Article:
Secondary BRCA1 and BRCA2 alterations and acquired chemoresistance

Cancer Biol Ther. 2008 Jul;7(7):1004-5. doi: 10.4161/cbt.7.7.6409.


Tumor suppressor BRCA1 and BRCA2 are frequently mutated in familial breast and ovarian cancer. More than ten percent of women with breast or ovarian cancer carry BRCA1 or BRCA2 (BRCA1/2) mutations. Cancers that arise in mutation carriers have often lost the wild-type allele through somatic alterations during tumor progression. BRCA1/2 play important roles in homologous recombination repair of DNA double-strand breaks. Because of this, BRCA1/2-deficient cancers often have a better response to DNA cross-linking agents such as platinum analogues and to poly(ADP-ribose) polymerase (PARP) inhibitors. However, over time, the majority of these BRCA1/2-deficient cancers become resistant and patients die from refractory diseases. Three recent studies demonstrated that acquired resistance to platinum analogues or PARP inhibitors in tumors carrying frame-shift BRCA1/2 mutations came from restored BRCA1/2 expression and HR function due to secondary intragenic mutations that corrected the open reading frames of mutated BRCA1/2.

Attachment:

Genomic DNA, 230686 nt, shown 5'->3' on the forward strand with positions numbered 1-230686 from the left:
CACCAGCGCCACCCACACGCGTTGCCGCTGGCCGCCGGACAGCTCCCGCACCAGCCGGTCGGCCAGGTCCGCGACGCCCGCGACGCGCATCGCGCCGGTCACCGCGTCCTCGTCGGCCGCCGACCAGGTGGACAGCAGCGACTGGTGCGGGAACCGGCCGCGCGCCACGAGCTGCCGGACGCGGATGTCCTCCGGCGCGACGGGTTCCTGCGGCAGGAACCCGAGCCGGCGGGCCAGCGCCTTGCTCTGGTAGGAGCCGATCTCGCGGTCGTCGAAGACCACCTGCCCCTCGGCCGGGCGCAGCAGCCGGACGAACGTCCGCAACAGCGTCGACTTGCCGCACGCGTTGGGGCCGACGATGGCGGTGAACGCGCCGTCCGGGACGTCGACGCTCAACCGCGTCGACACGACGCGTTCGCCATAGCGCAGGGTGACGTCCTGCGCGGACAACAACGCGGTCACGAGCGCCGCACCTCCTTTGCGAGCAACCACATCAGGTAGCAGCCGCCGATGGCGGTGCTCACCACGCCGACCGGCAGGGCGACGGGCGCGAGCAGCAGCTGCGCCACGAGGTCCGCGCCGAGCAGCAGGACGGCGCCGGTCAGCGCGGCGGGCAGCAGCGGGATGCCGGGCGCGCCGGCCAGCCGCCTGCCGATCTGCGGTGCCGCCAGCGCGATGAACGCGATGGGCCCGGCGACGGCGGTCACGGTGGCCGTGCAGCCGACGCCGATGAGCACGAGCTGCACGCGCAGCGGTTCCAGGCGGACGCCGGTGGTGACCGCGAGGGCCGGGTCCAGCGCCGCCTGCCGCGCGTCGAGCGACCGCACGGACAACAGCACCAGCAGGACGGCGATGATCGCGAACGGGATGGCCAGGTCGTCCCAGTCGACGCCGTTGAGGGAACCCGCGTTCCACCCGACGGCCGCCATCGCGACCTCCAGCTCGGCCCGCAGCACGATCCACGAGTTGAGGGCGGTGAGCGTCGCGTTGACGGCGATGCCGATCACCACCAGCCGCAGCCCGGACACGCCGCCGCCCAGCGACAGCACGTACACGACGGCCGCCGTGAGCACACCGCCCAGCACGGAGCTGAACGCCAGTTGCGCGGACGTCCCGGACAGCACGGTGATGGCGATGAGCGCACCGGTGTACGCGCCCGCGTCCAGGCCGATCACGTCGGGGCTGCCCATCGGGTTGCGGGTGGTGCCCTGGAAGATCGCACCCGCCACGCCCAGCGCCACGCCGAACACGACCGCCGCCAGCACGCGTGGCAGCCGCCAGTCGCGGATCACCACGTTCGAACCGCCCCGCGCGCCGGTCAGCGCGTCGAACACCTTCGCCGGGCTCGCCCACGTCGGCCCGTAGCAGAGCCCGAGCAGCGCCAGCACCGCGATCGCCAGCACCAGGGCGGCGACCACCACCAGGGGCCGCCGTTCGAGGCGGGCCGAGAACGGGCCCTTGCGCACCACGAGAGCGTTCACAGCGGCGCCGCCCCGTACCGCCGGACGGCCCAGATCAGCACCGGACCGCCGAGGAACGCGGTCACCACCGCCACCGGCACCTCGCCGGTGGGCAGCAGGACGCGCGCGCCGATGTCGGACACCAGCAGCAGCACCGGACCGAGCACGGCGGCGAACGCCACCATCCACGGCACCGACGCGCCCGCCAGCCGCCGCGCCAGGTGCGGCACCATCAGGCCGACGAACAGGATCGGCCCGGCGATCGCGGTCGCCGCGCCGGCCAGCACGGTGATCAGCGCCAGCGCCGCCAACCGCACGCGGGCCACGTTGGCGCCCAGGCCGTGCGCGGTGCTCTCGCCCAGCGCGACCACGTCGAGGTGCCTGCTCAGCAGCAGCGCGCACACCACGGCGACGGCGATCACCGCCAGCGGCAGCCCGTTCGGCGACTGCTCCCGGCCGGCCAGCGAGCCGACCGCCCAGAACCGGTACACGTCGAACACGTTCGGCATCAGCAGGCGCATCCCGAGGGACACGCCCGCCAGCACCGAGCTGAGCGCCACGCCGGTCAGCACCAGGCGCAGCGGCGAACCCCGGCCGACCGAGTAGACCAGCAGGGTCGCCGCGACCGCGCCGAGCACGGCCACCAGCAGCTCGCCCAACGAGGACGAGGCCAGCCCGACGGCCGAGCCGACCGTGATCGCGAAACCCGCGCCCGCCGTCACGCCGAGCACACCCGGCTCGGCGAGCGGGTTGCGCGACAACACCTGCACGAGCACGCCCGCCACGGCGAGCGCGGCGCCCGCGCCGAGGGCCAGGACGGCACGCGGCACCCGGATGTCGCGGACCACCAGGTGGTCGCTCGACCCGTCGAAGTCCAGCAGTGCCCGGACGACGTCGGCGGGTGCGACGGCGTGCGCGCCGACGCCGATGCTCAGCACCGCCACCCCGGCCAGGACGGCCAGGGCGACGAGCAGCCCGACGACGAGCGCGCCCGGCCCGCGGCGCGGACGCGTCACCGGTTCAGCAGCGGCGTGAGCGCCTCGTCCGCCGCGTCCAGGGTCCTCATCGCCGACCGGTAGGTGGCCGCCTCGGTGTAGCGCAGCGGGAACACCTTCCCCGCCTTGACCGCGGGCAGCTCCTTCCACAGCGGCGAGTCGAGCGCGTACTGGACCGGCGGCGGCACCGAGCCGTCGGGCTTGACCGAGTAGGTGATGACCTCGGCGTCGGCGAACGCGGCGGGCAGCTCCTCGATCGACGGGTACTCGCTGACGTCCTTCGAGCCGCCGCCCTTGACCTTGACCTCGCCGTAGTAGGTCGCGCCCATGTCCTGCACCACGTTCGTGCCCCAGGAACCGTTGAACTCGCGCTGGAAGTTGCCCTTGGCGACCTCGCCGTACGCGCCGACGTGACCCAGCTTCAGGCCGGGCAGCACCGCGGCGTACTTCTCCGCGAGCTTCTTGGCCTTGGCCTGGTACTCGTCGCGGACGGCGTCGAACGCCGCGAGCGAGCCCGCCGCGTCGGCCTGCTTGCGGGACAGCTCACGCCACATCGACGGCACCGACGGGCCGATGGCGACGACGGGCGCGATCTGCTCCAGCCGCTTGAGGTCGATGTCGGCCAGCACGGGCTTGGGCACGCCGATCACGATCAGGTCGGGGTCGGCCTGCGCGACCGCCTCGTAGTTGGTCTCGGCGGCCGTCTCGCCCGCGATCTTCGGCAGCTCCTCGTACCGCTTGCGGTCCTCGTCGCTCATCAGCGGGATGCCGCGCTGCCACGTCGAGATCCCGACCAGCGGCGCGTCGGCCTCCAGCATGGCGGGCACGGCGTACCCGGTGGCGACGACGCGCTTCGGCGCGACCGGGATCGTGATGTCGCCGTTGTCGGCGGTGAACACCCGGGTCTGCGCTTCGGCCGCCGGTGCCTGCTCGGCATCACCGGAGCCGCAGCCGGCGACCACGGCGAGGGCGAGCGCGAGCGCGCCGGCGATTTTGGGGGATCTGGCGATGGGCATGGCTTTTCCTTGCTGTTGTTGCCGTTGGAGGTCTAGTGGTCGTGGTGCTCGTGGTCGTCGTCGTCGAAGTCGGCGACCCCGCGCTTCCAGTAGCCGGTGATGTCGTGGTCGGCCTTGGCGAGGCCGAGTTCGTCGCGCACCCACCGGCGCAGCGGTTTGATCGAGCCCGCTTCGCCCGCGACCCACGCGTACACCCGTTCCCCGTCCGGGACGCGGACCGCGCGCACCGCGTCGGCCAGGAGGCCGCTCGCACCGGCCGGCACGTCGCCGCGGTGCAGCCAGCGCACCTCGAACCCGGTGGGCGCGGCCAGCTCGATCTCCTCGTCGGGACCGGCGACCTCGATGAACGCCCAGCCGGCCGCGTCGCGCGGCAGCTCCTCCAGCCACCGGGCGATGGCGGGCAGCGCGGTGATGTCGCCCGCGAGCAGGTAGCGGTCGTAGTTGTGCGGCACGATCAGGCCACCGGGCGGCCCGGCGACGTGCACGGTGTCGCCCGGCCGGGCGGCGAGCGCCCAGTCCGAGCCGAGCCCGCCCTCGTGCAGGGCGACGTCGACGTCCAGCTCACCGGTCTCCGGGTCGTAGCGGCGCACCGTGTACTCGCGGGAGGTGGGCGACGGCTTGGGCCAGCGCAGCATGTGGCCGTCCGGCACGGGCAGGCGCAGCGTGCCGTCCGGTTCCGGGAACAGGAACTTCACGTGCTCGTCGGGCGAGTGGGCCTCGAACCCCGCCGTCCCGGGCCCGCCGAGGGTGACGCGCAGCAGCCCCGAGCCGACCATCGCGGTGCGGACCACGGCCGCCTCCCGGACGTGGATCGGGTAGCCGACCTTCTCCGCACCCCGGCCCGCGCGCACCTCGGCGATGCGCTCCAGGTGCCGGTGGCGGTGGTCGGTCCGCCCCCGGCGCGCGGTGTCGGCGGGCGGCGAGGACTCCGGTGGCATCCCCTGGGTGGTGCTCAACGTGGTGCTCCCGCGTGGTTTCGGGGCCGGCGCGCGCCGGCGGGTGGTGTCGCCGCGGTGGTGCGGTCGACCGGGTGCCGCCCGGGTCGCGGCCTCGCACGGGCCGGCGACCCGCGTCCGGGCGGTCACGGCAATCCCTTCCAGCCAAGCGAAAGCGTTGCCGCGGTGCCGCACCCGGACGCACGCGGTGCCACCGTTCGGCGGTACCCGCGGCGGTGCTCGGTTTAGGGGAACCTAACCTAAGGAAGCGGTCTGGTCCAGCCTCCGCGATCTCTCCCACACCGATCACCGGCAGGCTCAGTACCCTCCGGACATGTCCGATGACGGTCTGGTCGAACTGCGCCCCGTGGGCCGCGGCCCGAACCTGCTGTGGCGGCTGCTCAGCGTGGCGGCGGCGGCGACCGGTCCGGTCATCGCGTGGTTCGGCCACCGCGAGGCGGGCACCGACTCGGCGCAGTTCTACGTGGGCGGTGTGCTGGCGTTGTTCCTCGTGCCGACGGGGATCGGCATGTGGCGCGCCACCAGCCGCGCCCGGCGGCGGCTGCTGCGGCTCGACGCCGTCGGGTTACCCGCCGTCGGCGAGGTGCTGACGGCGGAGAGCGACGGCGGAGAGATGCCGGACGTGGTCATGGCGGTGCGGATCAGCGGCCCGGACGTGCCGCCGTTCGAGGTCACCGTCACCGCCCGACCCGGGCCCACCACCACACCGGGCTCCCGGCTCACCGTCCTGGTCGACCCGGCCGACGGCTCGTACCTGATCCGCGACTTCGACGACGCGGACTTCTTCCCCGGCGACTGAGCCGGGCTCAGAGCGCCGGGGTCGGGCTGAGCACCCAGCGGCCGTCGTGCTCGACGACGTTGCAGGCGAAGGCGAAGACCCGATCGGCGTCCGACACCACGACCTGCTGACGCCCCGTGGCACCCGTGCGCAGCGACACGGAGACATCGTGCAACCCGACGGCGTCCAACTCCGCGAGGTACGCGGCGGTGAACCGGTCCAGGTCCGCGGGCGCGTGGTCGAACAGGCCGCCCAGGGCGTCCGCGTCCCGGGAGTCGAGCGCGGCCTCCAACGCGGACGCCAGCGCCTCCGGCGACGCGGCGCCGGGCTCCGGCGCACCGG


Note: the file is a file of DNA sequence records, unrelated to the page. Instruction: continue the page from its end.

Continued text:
Publication types

  • Review

MeSH terms

  • Alleles
  • BRCA1 Protein / genetics*
  • BRCA1 Protein / physiology*
  • BRCA2 Protein / genetics*
  • BRCA2 Protein / physiology*
  • Breast Neoplasms / genetics
  • Cisplatin / pharmacology
  • DNA Repair
  • Drug Resistance, Neoplasm*
  • Female
  • Humans
  • Mutation*
  • Ovarian Neoplasms / genetics
  • Protein Isoforms


  • BRCA1 Protein
  • BRCA2 Protein
  • Protein Isoforms
  • Cisplatin